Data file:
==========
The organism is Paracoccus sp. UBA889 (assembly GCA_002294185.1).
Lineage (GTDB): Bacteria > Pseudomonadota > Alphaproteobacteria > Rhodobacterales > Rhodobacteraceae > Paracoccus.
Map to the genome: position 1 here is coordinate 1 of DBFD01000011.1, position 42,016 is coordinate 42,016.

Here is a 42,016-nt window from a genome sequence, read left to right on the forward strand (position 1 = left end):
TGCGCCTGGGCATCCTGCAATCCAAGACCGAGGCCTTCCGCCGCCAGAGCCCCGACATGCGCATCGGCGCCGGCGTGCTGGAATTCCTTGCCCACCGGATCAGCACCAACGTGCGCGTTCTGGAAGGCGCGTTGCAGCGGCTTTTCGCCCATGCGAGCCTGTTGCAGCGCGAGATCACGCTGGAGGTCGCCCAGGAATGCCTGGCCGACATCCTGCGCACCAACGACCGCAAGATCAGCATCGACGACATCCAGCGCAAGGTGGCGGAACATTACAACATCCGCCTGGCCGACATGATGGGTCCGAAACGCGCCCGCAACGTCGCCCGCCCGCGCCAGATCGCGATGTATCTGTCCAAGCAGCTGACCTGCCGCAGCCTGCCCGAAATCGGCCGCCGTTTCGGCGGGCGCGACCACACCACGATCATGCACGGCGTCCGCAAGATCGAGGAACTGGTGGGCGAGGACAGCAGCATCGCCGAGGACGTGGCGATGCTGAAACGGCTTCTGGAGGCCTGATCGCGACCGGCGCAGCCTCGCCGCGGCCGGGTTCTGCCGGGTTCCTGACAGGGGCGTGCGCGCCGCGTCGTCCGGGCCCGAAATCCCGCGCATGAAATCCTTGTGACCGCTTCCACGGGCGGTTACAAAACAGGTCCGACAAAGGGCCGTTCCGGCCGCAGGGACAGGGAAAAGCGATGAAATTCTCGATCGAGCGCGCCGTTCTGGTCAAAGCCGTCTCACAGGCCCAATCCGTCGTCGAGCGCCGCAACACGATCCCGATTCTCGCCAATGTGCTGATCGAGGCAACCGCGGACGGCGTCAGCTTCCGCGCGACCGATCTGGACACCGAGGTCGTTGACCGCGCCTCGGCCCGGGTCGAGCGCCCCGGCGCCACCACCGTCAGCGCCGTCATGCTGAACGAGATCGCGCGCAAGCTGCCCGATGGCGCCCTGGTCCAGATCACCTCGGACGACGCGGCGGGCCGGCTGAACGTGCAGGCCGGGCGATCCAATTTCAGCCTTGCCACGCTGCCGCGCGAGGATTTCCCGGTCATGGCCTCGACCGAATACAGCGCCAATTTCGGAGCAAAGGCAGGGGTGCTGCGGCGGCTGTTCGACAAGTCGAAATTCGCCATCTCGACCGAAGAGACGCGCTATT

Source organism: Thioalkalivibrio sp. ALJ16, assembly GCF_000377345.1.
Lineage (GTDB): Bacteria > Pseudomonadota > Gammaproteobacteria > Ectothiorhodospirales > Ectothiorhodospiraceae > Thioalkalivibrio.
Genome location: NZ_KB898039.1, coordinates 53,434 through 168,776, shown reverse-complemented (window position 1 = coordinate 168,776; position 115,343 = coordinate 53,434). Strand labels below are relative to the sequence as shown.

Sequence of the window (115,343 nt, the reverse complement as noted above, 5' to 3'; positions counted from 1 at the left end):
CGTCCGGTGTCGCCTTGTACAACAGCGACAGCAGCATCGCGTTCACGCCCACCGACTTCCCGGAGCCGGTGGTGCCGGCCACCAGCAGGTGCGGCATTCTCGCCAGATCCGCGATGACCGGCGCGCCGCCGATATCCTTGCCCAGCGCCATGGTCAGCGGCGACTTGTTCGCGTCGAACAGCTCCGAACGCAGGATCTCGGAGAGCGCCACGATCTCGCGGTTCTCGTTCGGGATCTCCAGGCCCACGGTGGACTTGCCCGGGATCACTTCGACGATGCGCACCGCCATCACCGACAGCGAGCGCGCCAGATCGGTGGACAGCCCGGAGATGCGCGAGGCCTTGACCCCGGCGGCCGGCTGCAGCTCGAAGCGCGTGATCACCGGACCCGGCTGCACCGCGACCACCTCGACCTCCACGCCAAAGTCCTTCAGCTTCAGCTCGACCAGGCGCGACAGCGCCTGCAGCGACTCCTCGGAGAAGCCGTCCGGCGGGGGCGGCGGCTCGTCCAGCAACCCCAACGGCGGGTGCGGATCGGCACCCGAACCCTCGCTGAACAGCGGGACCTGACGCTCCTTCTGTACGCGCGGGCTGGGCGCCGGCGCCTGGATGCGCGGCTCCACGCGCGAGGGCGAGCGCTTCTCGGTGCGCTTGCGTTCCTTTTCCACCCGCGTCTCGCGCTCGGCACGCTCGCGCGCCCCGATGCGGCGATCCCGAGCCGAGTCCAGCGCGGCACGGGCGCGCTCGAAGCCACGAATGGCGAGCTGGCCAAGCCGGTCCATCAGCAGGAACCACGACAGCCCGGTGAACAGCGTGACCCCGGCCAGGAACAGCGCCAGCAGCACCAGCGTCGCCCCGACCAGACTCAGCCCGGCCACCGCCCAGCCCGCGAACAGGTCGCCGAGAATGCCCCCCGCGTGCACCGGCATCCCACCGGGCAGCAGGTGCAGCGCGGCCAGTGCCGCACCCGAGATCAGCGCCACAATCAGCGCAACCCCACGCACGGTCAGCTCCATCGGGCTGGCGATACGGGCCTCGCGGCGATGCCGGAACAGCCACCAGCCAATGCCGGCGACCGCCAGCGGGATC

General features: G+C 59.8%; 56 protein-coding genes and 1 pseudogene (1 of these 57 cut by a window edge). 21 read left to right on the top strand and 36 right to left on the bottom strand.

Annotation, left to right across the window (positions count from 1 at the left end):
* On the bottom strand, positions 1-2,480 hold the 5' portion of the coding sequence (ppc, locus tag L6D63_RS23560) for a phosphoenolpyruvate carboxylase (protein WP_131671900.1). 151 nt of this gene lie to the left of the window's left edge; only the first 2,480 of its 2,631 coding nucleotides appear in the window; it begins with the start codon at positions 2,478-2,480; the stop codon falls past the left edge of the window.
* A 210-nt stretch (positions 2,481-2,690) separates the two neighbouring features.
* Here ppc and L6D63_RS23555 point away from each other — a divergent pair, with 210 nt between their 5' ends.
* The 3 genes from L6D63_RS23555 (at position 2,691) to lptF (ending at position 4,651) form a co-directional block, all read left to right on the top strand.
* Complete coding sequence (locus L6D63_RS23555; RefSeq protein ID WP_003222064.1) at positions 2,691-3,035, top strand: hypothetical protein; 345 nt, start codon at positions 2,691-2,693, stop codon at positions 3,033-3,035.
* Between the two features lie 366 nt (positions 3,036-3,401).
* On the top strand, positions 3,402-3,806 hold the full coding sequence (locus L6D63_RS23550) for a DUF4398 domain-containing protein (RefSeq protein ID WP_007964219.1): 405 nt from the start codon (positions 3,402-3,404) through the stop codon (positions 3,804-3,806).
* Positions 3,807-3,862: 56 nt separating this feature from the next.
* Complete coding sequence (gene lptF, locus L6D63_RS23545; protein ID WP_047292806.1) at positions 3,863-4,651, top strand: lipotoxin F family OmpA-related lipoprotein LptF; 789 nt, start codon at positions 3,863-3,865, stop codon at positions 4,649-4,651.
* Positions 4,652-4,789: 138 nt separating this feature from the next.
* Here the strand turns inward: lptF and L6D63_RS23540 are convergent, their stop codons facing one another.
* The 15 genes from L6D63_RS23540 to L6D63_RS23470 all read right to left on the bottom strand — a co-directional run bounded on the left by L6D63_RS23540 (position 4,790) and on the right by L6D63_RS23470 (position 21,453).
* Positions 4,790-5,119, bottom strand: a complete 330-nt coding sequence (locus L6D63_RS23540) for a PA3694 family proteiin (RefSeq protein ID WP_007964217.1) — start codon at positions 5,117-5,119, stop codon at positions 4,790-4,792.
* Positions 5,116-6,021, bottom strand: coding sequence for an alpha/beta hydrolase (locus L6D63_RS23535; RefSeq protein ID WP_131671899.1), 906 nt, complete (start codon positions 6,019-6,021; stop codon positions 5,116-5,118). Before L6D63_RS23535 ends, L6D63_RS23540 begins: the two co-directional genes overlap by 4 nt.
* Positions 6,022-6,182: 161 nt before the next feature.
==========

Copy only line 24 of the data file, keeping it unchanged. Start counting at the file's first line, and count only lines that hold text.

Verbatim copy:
* The 15 genes from L6D63_RS23540 to L6D63_RS23470 all read right to left on the bottom strand — a co-directional run bounded on the left by L6D63_RS23540 (position 4,790) and on the right by L6D63_RS23470 (position 21,453).